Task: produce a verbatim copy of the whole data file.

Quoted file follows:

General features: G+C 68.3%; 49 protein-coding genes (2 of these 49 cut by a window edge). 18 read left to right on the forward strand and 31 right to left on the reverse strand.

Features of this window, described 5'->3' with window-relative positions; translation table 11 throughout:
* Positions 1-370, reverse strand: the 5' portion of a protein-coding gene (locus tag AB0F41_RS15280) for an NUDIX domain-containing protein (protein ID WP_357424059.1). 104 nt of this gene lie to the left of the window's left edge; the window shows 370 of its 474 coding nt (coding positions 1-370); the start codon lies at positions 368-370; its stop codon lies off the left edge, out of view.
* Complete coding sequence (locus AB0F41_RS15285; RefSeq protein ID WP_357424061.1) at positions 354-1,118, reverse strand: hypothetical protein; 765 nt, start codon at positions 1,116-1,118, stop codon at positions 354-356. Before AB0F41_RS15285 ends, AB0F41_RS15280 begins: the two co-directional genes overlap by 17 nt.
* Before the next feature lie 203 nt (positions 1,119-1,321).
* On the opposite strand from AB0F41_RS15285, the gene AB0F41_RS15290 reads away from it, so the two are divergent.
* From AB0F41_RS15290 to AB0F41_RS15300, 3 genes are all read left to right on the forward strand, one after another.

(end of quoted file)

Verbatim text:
General features: G+C 68.3%; 49 protein-coding genes (2 of these 49 cut by a window edge). 18 read left to right on the forward strand and 31 right to left on the reverse strand.

Features of this window, described 5'->3' with window-relative positions; translation table 11 throughout:
* Positions 1-370, reverse strand: the 5' portion of a protein-coding gene (locus tag AB0F41_RS15280) for an NUDIX domain-containing protein (protein ID WP_357424059.1). 104 nt of this gene lie to the left of the window's left edge; the window shows 370 of its 474 coding nt (coding positions 1-370); the start codon lies at positions 368-370; its stop codon lies off the left edge, out of view.
* Complete coding sequence (locus AB0F41_RS15285; RefSeq protein ID WP_357424061.1) at positions 354-1,118, reverse strand: hypothetical protein; 765 nt, start codon at positions 1,116-1,118, stop codon at positions 354-356. Before AB0F41_RS15285 ends, AB0F41_RS15280 begins: the two co-directional genes overlap by 17 nt.
* Before the next feature lie 203 nt (positions 1,119-1,321).
* On the opposite strand from AB0F41_RS15285, the gene AB0F41_RS15290 reads away from it, so the two are divergent.
* From AB0F41_RS15290 to AB0F41_RS15300, 3 genes are all read left to right on the forward strand, one after another.